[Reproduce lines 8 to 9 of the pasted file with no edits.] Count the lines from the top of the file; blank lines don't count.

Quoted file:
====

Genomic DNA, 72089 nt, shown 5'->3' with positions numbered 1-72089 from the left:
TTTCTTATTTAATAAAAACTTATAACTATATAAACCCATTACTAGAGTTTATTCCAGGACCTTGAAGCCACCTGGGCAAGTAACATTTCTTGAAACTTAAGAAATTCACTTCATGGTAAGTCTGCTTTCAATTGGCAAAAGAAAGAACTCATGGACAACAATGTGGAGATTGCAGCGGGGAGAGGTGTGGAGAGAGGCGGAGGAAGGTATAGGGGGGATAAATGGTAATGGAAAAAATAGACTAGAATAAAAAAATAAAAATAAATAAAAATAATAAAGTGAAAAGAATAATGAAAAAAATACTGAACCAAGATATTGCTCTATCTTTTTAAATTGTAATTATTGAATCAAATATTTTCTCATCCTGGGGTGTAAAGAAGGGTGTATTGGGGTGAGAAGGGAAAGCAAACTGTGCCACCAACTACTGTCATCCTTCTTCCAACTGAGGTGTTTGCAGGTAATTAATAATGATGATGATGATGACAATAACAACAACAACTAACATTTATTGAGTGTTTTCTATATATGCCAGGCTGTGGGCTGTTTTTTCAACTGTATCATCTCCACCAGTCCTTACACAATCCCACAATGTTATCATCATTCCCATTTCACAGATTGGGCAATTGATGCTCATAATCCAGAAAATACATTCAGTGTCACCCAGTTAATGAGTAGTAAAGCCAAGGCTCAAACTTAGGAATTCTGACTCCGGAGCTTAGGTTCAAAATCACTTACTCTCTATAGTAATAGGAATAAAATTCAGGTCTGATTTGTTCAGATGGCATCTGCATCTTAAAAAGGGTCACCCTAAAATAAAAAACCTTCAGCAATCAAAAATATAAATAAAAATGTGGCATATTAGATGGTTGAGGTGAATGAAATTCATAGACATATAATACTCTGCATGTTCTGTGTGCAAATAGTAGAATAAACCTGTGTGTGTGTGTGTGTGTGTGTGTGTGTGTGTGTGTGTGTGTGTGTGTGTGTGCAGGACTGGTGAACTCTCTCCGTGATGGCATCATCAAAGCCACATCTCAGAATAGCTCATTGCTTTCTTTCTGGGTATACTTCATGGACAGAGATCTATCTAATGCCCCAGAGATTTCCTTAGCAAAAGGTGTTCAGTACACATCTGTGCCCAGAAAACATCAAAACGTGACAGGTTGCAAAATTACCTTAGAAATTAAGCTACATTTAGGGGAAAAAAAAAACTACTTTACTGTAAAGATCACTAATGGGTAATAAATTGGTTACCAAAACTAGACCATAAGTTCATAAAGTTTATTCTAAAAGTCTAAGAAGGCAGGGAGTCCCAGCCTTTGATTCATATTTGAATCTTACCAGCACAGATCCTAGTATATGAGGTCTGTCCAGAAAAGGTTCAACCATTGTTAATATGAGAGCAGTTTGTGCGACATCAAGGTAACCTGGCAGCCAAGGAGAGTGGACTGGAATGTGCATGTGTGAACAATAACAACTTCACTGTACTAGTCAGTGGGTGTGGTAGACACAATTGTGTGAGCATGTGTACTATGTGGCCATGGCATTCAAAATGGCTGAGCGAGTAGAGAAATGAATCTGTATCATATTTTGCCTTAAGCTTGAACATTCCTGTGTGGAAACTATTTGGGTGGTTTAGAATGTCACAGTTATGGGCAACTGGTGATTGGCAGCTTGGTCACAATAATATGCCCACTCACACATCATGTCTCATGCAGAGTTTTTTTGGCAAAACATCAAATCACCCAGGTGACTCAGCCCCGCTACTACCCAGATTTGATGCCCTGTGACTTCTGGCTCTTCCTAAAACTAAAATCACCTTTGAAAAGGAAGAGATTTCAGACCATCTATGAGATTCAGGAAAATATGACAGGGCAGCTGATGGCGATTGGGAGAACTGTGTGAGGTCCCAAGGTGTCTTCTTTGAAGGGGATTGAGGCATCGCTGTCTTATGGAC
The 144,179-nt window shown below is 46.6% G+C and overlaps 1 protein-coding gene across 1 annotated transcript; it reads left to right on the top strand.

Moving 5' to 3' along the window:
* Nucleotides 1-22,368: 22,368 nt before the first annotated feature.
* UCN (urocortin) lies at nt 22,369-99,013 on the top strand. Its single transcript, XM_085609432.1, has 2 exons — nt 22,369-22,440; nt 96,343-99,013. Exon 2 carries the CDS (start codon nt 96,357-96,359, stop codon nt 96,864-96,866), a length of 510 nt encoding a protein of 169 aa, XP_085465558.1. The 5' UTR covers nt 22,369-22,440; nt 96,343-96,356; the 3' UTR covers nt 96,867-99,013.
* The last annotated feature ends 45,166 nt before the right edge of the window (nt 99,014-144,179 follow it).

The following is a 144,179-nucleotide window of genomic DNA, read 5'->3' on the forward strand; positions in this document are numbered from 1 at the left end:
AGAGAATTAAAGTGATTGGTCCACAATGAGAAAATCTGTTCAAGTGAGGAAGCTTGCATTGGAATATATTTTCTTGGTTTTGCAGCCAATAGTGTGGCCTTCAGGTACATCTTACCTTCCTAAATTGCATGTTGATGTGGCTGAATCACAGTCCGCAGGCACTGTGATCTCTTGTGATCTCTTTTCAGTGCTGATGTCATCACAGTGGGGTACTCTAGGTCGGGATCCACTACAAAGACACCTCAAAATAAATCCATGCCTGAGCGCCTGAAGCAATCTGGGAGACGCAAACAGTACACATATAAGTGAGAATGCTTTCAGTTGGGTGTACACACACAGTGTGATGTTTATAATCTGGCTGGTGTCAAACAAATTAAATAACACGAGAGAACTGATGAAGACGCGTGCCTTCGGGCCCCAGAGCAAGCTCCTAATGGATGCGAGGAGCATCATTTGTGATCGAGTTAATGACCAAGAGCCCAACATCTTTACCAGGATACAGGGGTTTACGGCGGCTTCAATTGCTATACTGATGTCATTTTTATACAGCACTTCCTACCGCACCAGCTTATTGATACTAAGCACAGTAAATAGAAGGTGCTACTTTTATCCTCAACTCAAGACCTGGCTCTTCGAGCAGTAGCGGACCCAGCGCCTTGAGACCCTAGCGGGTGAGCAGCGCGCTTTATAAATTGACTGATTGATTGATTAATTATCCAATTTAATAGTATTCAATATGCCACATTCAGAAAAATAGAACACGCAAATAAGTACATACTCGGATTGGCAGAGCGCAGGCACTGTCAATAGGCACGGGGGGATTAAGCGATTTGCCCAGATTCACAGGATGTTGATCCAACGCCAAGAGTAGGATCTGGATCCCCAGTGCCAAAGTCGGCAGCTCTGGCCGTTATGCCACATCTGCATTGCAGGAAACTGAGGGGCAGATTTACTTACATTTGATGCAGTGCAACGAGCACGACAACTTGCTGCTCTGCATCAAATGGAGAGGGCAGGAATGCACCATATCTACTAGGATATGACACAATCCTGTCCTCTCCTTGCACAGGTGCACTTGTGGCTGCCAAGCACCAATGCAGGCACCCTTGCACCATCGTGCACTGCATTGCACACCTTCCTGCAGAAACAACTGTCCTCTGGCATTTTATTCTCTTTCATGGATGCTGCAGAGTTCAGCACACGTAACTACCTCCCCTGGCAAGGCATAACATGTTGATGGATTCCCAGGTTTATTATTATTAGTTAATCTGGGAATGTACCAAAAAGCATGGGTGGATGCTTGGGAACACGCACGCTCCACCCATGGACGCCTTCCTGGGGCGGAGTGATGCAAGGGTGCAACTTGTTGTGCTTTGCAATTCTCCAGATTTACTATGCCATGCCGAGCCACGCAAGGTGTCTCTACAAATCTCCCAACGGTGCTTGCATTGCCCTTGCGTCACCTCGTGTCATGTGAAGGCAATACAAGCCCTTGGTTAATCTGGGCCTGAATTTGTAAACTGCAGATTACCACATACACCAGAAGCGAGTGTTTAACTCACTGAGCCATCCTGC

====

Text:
The following is a 144,179-nucleotide window of genomic DNA, read 5'->3' on the forward strand; positions in this document are numbered from 1 at the left end:
AGAGAATTAAAGTGATTGGTCCACAATGAGAAAATCTGTTCAAGTGAGGAAGCTTGCATTGGAATATATTTTCTTGGTTTTGCAGCCAATAGTGTGGCCTTCAGGTACATCTTACCTTCCTAAATTGCATGTTGATGTGGCTGAATCACAGTCCGCAGGCACTGTGATCTCTTGTGATCTCTTTTCAGTGCTGATGTCATCACAGTGGGGTACTCTAGGTCGGGATCCACTACAAAGACACCTCAAAATAAATCCATGCCTGAGCGCCTGAAGCAATCTGGGAGACGCAAACAGTACACATATAAGTGAGAATGCTTTCAGTTGGGTGTACACACACAGTGTGATGTTTATAATCTGGCTGGTGTCAAACAAATTAAATAACACGAGAGAACTGATGAAGACGCGTGCCTTCGGGCCCCAGAGCAAGCTCCTAATGGATGCGAGGAGCATCATTTGTGATCGAGTTAATGACCAAGAGCCCAACATCTTTACCAGGATACAGGGGTTTACGGCGGCTTCAATTGCTATACTGATGTCATTTTTATACAGCACTTCCTACCGCACCAGCTTATTGATACTAAGCACAGTAAATAGAAGGTGCTACTTTTATCCTCAACTCAAGACCTGGCTCTTCGAGCAGTAGCGGACCCAGCGCCTTGAGACCCTAGCGGGTGAGCAGCGCGCTTTATAAATTGACTGATTGATTGATTAATTATCCAATTTAATAGTATTCAATATGCCACATTCAGAAAAATAGAACACGCAAATAAGTACATACTCGGATTGGCAGAGCGCAGGCACTGTCAATAGGCACGGGGGGATTAAGCGATTTGCCCAGATTCACAGGATGTTGATCCAACGCCAAGAGTAGGATCTGGATCCCCAGTGCCAAAGTCGGCAGCTCTGGCCGTTATGCCACATCTGCATTGCAGGAAACTGAGGGGCAGATTTACTTACATTTGATGCAGTGCAACGAGCACGACAACTTGCTGCTCTGCATCAAATGGAGAGGGCAGGAATGCACCATATCTACTAGGATATGACACAATCCTGTCCTCTCCTTGCACAGGTGCACTTGTGGCTGCCAAGCACCAATGCAGGCACCCTTGCACCATCGTGCACTGCATTGCACACCTTCCTGCAGAAACAACTGTCCTCTGGCATTTTATTCTCTTTCATGGATGCTGCAGAGTTCAGCACACGTAACTACCTCCCCTGGCAAGGCATAACATGTTGATGGATTCCCAGGTTTATTATTATTAGTTAATCTGGGAATGTACCAAAAAGCATGGGTGGATGCTTGGGAACACGCACGCTCCACCCATGGACGCCTTCCTGGGGCGGAGTGATGCAAGGGTGCAACTTGTTGTGCTTTGCAATTCTCCAGATTTACTATGCCATGCCGAGCCACGCAAGGTGTCTCTACAAATCTCCCAACGGTGCTTGCATTGCCCTTGCGTCACCTCGTGTCATGTGAAGGCAATACAAGCCCTTGGTTAATCTGGGCCTGAATTTGTAAACTGCAGATTACCACATACACCAGAAGCGAGTGTTTAACTCACTGAGCCATCCTGC